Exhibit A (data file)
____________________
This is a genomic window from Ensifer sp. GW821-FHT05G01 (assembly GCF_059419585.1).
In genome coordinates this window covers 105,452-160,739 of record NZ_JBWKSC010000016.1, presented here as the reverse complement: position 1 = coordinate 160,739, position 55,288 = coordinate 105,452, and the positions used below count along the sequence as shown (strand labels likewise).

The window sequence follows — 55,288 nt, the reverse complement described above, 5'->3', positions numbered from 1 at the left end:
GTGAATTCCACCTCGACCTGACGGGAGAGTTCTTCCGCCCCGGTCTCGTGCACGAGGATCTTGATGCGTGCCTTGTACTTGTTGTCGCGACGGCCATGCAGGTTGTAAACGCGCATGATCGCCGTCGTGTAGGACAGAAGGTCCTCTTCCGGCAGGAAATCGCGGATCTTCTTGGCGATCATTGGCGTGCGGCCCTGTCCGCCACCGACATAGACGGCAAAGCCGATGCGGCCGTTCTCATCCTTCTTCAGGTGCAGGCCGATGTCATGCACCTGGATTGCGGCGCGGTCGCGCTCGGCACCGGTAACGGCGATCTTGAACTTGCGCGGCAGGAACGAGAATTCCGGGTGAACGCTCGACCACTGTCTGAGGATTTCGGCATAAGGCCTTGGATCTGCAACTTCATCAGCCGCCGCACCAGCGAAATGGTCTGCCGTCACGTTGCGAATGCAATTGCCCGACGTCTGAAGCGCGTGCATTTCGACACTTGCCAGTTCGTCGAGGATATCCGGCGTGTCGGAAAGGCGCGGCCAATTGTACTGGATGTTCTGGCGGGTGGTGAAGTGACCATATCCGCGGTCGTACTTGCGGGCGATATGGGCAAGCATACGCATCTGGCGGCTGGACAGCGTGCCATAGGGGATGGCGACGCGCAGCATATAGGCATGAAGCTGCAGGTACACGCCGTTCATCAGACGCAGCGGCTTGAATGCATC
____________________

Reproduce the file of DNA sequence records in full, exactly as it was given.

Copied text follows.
This is a genomic window from Ensifer sp. GW821-FHT05G01 (assembly GCF_059419585.1).
In genome coordinates this window covers 105,452-160,739 of record NZ_JBWKSC010000016.1, presented here as the reverse complement: position 1 = coordinate 160,739, position 55,288 = coordinate 105,452, and the positions used below count along the sequence as shown (strand labels likewise).

The window sequence follows — 55,288 nt, the reverse complement described above, 5'->3', positions numbered from 1 at the left end:
GTGAATTCCACCTCGACCTGACGGGAGAGTTCTTCCGCCCCGGTCTCGTGCACGAGGATCTTGATGCGTGCCTTGTACTTGTTGTCGCGACGGCCATGCAGGTTGTAAACGCGCATGATCGCCGTCGTGTAGGACAGAAGGTCCTCTTCCGGCAGGAAATCGCGGATCTTCTTGGCGATCATTGGCGTGCGGCCCTGTCCGCCACCGACATAGACGGCAAAGCCGATGCGGCCGTTCTCATCCTTCTTCAGGTGCAGGCCGATGTCATGCACCTGGATTGCGGCGCGGTCGCGCTCGGCACCGGTAACGGCGATCTTGAACTTGCGCGGCAGGAACGAGAATTCCGGGTGAACGCTCGACCACTGTCTGAGGATTTCGGCATAAGGCCTTGGATCTGCAACTTCATCAGCCGCCGCACCAGCGAAATGGTCTGCCGTCACGTTGCGAATGCAATTGCCCGACGTCTGAAGCGCGTGCATTTCGACACTTGCCAGTTCGTCGAGGATATCCGGCGTGTCGGAAAGGCGCGGCCAATTGTACTGGATGTTCTGGCGGGTGGTGAAGTGACCATATCCGCGGTCGTACTTGCGGGCGATATGGGCAAGCATACGCATCTGGCGGCTGGACAGCGTGCCATAGGGGATGGCGACGCGCAGCATATAGGCATGAAGCTGCAGGTACACGCCGTTCATCAGACGCAGCGGCTTGAATGCATC